13. 13. The system of claim 12, wherein the rechargeable device is selected from the group consisting of a battery and capacitor.
  14. 14. The system of claim 11, wherein the low voltage power source comprises a line voltage to low voltage power supply.
  15. 15. The system of claim 14, wherein the low voltage power supply comprises an AC to DC converter.
  16. 16. The system of claim 14, wherein the power supply is disposed remotely from the housing.
  17. 17. The system of claim 2, comprising a packet-based communications module operatively engaged with the processor.
  18. 18. The method of claim 17, wherein said packet-based communications module is configured for communication with fire, police and other authorized personnel.
  19. 19. The system of claim 17, wherein the packet-based communications module is configured for peer-to-peer communication with other light systems.
  20. 20. The system of claim 17, wherein the packet-based communications module is configured to receive from a remote location, adjustments to the predetermined setpoint.
  21. 21. The system of claim 2, comprising a thermal switch disposed within the housing.
  22. 22. The system of claim 21, comprising a cooling fan disposed within the housing to cool the LEDs in response to actuation of the thermal switch.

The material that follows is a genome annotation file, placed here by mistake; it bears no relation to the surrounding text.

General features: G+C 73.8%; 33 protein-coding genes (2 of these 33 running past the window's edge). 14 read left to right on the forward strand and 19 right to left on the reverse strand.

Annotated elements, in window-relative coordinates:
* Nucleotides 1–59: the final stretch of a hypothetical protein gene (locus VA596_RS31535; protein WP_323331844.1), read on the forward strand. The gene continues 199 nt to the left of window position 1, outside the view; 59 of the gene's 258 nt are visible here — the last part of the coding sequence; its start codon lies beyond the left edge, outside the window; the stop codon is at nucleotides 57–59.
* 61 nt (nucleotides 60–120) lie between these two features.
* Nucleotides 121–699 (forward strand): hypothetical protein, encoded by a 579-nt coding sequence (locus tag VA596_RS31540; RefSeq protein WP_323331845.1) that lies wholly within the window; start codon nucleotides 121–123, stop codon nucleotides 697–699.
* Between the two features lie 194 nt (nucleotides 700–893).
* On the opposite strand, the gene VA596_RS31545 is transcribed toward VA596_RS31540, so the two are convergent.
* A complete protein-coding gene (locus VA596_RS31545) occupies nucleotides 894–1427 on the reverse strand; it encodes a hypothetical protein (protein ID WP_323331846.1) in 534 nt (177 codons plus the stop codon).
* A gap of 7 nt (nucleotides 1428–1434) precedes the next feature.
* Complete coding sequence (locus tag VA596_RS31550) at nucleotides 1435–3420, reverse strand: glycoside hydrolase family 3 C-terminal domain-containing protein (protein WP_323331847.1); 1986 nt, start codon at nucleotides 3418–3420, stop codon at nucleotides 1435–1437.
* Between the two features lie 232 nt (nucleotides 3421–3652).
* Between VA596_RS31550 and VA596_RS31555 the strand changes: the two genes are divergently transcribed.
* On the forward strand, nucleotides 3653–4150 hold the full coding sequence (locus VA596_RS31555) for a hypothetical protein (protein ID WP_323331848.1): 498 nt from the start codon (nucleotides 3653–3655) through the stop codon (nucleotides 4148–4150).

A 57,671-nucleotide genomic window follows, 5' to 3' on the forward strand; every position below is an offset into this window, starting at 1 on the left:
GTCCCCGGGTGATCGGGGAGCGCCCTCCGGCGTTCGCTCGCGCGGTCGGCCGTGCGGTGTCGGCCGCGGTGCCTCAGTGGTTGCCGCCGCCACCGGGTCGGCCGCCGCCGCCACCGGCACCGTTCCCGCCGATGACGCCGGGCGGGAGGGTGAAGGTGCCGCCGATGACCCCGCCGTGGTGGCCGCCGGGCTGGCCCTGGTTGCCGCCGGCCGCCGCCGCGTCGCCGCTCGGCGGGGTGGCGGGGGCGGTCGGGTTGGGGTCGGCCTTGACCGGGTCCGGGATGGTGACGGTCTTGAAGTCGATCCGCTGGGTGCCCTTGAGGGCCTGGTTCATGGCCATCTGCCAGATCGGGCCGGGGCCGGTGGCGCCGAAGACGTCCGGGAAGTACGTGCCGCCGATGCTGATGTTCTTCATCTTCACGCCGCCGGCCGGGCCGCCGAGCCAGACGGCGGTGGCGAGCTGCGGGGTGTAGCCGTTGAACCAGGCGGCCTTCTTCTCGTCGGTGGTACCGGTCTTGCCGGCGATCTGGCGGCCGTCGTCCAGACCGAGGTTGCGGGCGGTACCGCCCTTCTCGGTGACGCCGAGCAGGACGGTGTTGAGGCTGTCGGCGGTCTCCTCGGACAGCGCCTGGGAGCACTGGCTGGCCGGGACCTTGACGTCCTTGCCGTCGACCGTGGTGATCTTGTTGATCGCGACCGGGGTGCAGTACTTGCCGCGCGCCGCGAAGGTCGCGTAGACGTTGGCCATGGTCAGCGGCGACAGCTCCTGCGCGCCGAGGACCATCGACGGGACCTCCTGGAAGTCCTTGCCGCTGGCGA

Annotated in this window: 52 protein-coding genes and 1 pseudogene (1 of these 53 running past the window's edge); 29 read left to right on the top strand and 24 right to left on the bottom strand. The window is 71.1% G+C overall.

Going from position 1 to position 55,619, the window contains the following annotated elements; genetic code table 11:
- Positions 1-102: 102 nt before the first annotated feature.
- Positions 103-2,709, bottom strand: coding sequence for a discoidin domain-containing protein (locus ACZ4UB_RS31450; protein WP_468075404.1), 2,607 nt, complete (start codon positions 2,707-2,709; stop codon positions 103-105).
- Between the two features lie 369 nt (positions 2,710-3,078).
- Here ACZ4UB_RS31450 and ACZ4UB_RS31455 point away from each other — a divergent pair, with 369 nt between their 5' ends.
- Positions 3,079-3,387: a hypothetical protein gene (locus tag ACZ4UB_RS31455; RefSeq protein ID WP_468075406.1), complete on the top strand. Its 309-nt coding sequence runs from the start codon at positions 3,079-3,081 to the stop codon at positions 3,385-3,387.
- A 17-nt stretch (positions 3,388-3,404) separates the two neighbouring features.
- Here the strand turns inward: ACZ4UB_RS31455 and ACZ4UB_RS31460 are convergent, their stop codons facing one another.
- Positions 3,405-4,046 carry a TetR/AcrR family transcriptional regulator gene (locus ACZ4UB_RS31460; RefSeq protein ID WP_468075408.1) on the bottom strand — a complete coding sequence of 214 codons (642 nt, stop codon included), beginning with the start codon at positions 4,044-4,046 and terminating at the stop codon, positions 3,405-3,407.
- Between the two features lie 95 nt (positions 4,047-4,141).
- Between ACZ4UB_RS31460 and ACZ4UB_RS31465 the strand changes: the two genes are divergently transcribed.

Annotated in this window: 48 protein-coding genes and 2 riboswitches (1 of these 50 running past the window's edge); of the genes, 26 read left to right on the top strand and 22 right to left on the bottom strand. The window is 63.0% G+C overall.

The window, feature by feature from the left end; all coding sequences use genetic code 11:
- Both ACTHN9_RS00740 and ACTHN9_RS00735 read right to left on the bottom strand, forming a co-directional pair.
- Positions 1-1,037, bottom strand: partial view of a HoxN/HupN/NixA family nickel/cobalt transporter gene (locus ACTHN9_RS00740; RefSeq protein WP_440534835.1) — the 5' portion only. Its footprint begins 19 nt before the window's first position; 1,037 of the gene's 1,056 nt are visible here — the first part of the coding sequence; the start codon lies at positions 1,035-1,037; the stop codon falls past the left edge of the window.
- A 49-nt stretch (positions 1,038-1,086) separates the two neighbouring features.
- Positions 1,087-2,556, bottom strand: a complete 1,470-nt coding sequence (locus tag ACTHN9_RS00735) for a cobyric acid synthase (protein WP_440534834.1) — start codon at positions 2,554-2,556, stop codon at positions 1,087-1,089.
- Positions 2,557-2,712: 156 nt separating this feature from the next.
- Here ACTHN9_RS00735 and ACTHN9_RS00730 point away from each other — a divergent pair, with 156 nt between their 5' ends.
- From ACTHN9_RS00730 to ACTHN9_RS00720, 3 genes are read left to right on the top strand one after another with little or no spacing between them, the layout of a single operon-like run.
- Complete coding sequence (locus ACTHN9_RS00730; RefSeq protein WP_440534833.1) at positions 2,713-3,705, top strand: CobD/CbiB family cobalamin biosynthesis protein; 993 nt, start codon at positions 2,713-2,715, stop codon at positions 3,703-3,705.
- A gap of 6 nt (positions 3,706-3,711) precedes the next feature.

23. 23. The system of claim 22, comprising an anti-vibration support operatively engaged with the cooling fan.
  24. 24. The system of claim 22, comprising at least one vent disposed within the housing.
  25. 25. The system of claim 24, comprising at least one baffle disposed to alternately open and close the vent, to alternately direct cooling air from the LEDs towards locations on opposite sides of the housing.
  26. 26. The system of claim 25, wherein the at least one baffle is disposed to alternately open and close the vent to alternately direct cooling air from the LEDs towards and away from the field of illumination.
  27. 27. The system of claim 26, wherein the baffle is configured to open and close the vent so that air warmed by the LEDs may be directed towards a user during cold weather conditions, and away from a user during warm weather conditions.